The latest volume from the much-loved Buildings of England series to be revised and refreshed is Nottinghamshire—an oft-overlooked county that is nevertheless brimming with architectural delights, including Southwell Minster, Wollaton Hall, and Newstead Abbey.
In this blog, rather than sing the praises of famous buildings that many already know and love, revising author Clare Hartwell explores the smaller villages and hamlets in Nottinghamshire; where some of the most interesting and surprising experiences can be found by those willing to look a little harder for them.
The Typical Nottinghamshire Village
When the delights of Nottingham (including the high-spirited Victorian architecture of Fothergill Watson and T. C. Hine and recent work by Michael Hopkins and Caruso St John), Newark (a castle, a Georgian market place, one of the most beautiful of medieval parish churches) and Southwell have been savoured, some of the most interesting, surprising, and contrasting experiences on offer can be found in the villages and hamlets. They are often set in rolling farmland, with views in the east of the county of the huge, doomed cooling towers of the power stations along the Trent (known locally as Megawatt Alley) and a windmill here and there.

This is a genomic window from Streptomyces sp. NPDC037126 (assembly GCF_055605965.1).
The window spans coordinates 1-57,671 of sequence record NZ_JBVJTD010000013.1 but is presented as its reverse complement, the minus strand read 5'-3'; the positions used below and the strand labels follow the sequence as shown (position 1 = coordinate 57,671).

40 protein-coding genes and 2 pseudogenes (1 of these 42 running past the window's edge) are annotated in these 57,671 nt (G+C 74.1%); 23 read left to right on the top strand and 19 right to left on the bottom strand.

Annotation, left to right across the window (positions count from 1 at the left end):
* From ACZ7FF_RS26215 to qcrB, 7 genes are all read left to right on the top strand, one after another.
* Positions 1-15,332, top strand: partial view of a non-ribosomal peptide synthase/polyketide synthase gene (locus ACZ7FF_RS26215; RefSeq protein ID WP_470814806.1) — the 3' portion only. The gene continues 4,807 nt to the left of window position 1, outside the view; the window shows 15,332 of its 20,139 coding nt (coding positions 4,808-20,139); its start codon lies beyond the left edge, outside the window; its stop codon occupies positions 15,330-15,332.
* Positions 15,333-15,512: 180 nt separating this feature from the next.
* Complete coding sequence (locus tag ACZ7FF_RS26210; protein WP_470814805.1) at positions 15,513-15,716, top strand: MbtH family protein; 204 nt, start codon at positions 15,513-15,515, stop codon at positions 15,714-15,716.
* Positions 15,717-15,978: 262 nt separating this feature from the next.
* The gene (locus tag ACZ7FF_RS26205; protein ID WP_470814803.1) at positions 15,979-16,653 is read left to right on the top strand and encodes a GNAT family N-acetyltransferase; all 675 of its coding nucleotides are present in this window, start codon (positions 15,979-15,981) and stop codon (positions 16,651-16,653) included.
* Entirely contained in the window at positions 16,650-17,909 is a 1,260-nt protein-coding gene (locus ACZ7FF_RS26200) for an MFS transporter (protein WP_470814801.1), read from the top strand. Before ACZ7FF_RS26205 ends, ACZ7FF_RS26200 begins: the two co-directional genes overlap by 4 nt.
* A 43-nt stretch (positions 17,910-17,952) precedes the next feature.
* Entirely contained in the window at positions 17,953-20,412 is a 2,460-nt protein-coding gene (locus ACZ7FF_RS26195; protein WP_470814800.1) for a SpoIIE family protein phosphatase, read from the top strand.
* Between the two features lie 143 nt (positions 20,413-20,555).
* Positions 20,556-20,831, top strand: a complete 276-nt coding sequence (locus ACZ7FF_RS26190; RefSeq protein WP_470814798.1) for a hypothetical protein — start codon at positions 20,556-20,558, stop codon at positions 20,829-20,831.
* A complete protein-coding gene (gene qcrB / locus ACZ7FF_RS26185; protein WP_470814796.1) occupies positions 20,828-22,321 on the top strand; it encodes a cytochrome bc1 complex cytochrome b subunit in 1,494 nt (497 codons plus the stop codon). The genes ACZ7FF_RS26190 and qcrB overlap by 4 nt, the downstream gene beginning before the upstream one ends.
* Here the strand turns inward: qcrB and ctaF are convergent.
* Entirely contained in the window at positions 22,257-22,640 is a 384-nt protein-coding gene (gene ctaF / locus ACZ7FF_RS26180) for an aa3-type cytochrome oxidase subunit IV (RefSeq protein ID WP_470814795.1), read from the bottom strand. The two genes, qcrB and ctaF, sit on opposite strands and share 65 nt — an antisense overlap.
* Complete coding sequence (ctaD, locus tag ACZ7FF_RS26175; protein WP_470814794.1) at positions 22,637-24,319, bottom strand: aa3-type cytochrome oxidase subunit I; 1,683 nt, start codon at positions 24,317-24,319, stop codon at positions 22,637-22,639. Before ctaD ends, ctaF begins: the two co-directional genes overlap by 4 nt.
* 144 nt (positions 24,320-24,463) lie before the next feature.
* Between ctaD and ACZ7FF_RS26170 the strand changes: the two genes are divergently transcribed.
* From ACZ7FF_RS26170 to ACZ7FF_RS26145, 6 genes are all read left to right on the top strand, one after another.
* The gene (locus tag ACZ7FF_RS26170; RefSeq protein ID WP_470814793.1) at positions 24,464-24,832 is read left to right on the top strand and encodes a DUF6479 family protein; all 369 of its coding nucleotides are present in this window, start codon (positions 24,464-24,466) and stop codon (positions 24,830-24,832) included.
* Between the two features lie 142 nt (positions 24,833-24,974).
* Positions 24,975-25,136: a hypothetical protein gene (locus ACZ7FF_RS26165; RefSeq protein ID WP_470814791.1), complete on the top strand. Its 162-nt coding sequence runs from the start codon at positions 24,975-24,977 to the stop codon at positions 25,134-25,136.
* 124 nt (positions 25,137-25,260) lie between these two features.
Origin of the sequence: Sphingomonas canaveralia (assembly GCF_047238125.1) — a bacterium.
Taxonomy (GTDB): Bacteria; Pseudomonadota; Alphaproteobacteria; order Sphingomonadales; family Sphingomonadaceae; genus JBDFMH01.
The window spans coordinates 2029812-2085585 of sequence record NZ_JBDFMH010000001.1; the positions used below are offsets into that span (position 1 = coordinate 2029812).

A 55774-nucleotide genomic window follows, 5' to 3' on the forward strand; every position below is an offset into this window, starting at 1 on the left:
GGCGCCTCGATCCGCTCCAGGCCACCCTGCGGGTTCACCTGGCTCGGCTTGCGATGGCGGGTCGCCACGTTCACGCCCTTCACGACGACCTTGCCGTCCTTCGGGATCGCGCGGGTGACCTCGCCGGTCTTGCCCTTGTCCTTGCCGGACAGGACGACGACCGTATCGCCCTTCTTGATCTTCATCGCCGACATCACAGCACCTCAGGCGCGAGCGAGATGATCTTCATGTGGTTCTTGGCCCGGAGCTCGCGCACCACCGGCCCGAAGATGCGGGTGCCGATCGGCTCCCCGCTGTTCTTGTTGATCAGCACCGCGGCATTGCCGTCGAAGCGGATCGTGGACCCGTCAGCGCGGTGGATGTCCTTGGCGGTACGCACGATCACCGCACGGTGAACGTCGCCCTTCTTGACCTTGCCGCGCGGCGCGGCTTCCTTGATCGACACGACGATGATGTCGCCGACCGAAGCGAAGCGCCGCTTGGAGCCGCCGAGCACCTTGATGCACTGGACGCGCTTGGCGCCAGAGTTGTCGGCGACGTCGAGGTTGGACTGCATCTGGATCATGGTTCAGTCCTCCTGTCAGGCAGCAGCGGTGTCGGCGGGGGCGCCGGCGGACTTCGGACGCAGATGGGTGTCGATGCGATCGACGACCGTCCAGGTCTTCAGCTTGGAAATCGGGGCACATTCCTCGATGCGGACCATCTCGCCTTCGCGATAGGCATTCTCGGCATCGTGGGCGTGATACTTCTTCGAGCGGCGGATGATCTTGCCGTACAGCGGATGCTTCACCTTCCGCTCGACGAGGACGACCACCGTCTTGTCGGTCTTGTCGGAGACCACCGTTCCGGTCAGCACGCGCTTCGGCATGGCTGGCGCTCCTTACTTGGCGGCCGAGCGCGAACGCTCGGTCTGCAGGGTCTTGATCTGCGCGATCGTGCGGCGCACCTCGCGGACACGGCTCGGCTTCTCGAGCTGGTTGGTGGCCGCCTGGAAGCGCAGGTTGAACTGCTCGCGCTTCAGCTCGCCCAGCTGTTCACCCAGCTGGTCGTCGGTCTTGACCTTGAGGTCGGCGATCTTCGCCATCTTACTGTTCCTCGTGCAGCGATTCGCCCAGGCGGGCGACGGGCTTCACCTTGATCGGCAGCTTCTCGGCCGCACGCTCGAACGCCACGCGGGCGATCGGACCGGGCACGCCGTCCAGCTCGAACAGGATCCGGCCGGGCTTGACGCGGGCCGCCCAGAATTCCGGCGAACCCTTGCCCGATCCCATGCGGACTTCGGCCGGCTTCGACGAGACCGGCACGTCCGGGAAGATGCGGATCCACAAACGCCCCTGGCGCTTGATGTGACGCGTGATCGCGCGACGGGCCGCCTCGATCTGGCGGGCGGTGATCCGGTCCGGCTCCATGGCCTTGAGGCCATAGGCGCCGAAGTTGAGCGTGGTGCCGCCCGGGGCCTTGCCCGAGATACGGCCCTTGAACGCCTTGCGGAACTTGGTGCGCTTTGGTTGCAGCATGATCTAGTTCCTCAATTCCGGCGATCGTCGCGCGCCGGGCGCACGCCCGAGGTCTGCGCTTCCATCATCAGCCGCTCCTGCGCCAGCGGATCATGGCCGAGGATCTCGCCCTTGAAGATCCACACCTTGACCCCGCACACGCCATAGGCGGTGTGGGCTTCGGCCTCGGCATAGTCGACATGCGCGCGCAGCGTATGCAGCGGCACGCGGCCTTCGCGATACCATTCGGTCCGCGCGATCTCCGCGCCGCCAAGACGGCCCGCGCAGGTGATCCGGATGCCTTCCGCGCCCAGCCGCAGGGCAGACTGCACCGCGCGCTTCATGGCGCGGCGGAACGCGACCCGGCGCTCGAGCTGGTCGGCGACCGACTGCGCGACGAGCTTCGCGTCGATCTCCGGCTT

The typical Nottinghamshire village has red-brick-and-tile buildings clustered around a stone-built medieval church. Laxton, famously, is still farmed on the medieval open-field system, and many others keep pre-enclosure plans, with farmsteads within the village. A local speciality is the dovecote, free-standing or integrated into the farmyard layout, sometimes with crowstepped gables and raised brick decoration.
The shaped gables and tumbled-in brickwork of the 17th century vernacular have kinship with East Yorkshire and Lincolnshire, and more distantly, with the Low Countries. Direct links were via the River Trent, and settlements such as West Stockwith. It is difficult to imagine that such a small, out-of-the-way place could have been the starting point for long sea journeys, yet it was an active port with a 17th century shipbuilding industry. The reminder today is the charming early 18th century brick church, erected through the munificence of a local shipwright, whose monument shows him proudly displaying a scroll with designs for a ship upon it.
At the other end of the county, the tiny hamlet of Holme is another place with far-reaching connections. Here the church was rebuilt in the late 15th century by a local man, John Barton, who frankly acknowledged: ‘I thanke God and ever shall/it is the sheepe hath payed for all’. He was a member of the Calais Merchant Staple, which had a monopoly over the English wool trade to France. The chapel furnishings, carved arms of the Calais Staple and some of the stained glass survive, with his cadaver tomb prominently positioned between the chapel and chancel.